Judge Tentatively Rules Against Cities Suing To Ban Cannabis Deliveries
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Fresno, CA – Cities including Sonora and Angels Camp that sued to overturn the state’s rule allowing home marijuana deliveries, even where commercial sales are banned, had a day in court.
The tentative ruling on Thursday by Fresno Superior Court Judge Rosemary McGuire took the state’s side. She questioned whether some of the jurisdictions have the standing to bring legal action because they do not have local ordinances in conflict with the state regulation. Without that, she wrote, “there is no dispute.” The next hearing in the case is scheduled for mid-November.
Along with the two Mother Lode cities two dozen others filed last April to invalidate the state’s home-delivery rule that permits legal commercial cannabis deliveries to any physical address as long as it is done by employees of a state-licensed company, of which there are currently about 400.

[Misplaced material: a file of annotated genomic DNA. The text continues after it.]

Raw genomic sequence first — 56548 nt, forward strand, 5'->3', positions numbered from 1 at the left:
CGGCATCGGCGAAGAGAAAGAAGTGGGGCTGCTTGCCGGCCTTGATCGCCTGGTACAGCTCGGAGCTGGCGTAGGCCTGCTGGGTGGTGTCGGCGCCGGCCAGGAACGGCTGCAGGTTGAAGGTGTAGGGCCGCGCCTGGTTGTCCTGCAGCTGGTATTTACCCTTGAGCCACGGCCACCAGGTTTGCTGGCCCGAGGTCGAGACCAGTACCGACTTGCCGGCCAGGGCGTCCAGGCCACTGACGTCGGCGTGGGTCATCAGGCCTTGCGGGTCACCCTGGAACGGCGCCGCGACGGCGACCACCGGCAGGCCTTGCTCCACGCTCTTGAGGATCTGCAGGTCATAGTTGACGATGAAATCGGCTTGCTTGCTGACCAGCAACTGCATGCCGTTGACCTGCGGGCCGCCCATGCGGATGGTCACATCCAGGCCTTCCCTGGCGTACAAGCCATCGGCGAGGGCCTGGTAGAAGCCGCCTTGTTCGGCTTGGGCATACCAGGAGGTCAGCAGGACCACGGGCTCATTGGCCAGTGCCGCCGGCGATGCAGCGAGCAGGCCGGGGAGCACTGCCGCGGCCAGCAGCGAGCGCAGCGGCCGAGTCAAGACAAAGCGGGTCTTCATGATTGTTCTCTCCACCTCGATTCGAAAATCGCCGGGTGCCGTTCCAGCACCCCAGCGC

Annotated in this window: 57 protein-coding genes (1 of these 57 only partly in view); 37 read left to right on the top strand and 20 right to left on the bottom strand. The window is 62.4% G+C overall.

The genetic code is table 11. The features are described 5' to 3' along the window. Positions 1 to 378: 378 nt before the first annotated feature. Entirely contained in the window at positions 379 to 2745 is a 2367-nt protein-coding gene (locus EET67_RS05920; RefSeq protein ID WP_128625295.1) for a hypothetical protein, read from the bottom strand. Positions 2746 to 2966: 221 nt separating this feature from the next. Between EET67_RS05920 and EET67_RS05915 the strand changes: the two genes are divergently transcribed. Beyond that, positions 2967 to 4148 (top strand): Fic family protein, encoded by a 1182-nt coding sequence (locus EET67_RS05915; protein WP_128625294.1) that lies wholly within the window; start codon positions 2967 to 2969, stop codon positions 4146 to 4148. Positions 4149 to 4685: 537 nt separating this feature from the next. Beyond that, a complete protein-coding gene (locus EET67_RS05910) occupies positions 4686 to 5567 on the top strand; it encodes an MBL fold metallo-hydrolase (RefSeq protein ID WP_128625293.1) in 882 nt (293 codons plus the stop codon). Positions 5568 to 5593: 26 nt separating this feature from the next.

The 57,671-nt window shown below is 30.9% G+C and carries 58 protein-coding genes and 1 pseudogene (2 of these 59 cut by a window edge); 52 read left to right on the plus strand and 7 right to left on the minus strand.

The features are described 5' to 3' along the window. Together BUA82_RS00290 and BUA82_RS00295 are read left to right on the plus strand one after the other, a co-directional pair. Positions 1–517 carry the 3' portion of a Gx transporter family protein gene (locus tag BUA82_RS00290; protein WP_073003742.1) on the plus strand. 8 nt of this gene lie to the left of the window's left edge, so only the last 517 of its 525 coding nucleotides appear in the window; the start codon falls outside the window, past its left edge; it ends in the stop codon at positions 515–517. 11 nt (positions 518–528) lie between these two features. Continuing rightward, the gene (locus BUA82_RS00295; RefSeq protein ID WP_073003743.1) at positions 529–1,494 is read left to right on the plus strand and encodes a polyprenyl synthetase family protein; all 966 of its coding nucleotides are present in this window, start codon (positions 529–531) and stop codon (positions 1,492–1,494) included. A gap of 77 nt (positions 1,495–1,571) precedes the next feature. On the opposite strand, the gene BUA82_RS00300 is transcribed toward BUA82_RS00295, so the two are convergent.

The League of California Cities and police chiefs argue that such unrestricted home deliveries would unleash waves of hidden pot transactions in conflict with local control that was guaranteed under the 2016 law that broadly legalized marijuana sales throughout the state.
Marijuana companies and consumers who support home deliveries complain of large geographical areas where commercial pot is banned or there are no rules to allow legal sales. So residents living there have to travel to purchase their pot. Because it remains federally illegal, it cannot be delivered through the U.S. Postal Service.
Among the other plaintiffs are the cities of Agoura Hills, Angels Camp, Arcadia, Atwater, Beverly Hills, Ceres, Clovis, Covina, Dixon, Downey, McFarland, Newman, Oakdale, Palmdale, Patterson, Riverbank, Riverside, San Pablo, Santa Cruz (County), Tehachapi, Temecula, Tracy, Turlock, and Vacaville.